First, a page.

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akira32

if and #ifdef in shader code for performance

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if and #ifdef which is better used in shader code and does not affect the performance seriously?
#ifdef _DEBUG_
    return float4(1.0f,0,0,1);
#else
    clip(-1);
#endif

if (bDeug)
    return float4(1.0f,0,0,1);
else
    clip(-1);

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Obiously the first one.
Preprocessor directives are resolved in compiling time, so there are no performance slowing in execution.

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There is a huge difference.

#ifdef is a preprocessor keyword (as it starts with #). It is executed BEFORE the shader is COMPILED and can be used to exclude some parts of the source code.

if() is branch statement. It is executed at runtime of the shader and can have quite severe performance penalities.

Always use #ifdef if already you know what you want to be executed at the time the shader is compiled.

Best regards,
Porthos

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well the whole point of #ifdef's are to either have the code contained within it compiled and run/accessable or not compiled with the rest of the program at all. If you don't want to be able to toggle the code contained on an off then use #ifdef and just define debug or whatever when you want to compile a test version, and then undefine it and recompile for a normal version... but if you want to be able to toggle the section running while the program is currently running then of course you have to use a normal variable.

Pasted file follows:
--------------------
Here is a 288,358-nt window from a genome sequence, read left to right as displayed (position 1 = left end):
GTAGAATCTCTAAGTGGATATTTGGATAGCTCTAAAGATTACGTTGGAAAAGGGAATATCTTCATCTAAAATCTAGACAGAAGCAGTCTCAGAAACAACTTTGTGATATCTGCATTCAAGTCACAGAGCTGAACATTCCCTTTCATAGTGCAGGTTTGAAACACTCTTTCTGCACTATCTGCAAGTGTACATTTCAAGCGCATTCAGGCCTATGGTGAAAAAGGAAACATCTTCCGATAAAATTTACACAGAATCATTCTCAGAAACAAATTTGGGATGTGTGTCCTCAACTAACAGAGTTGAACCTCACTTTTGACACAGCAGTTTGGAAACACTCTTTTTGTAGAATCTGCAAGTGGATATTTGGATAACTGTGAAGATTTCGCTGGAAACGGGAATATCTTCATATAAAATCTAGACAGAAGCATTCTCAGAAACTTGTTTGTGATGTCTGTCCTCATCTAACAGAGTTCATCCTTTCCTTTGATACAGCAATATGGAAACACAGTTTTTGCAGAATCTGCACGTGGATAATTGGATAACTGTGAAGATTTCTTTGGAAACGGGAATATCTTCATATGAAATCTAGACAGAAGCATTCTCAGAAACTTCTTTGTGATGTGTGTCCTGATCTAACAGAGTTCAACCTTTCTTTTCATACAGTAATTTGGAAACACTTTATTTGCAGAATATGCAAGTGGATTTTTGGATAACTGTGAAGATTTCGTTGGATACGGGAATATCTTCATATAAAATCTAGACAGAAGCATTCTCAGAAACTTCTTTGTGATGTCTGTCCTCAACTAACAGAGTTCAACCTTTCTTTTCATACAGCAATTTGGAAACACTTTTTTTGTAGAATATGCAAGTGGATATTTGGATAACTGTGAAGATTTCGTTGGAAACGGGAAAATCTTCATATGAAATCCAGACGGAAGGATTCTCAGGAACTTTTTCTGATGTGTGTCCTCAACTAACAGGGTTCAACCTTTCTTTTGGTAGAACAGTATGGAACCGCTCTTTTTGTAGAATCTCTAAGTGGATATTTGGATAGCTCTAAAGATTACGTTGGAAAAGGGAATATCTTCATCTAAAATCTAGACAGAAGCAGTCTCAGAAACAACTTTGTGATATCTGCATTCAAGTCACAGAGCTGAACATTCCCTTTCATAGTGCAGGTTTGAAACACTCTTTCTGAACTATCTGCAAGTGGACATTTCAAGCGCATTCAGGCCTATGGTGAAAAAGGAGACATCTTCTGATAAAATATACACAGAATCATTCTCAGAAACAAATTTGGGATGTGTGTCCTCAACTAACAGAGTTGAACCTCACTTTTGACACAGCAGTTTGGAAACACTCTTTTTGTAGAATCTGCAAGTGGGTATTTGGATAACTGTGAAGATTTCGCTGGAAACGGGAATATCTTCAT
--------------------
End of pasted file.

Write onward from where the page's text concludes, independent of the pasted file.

in terms of performance - one little if statement isn't going to make a bit of difference if the test fails and the code doesnt run.

maybe a better solution is


#ifdef _DEBUG_
if (Debug) return float blah blah
else clip(-1);
#else
clip(-1);
#endif



this way you can compile your program with the option of toggling a debug var on and off, or you can compile the whole idea right out and just have it clip(-1).

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'if' has several meanings. It may be calculated at compile time if it refers to a uniform parameter. The uniform parameter's value is supplied when the shader is compiled ("compile ps_2_0 shader(parameter);").

For a program-wide debug flag, preprocessor may be good. If you want to select debug for specific shaders, at runtime, you can have different techniques for them, and compile with different uniform debug parameters.

(For normal code, 'if' can still be either defined as 'branch' or 'flatten', which will produce different code.)

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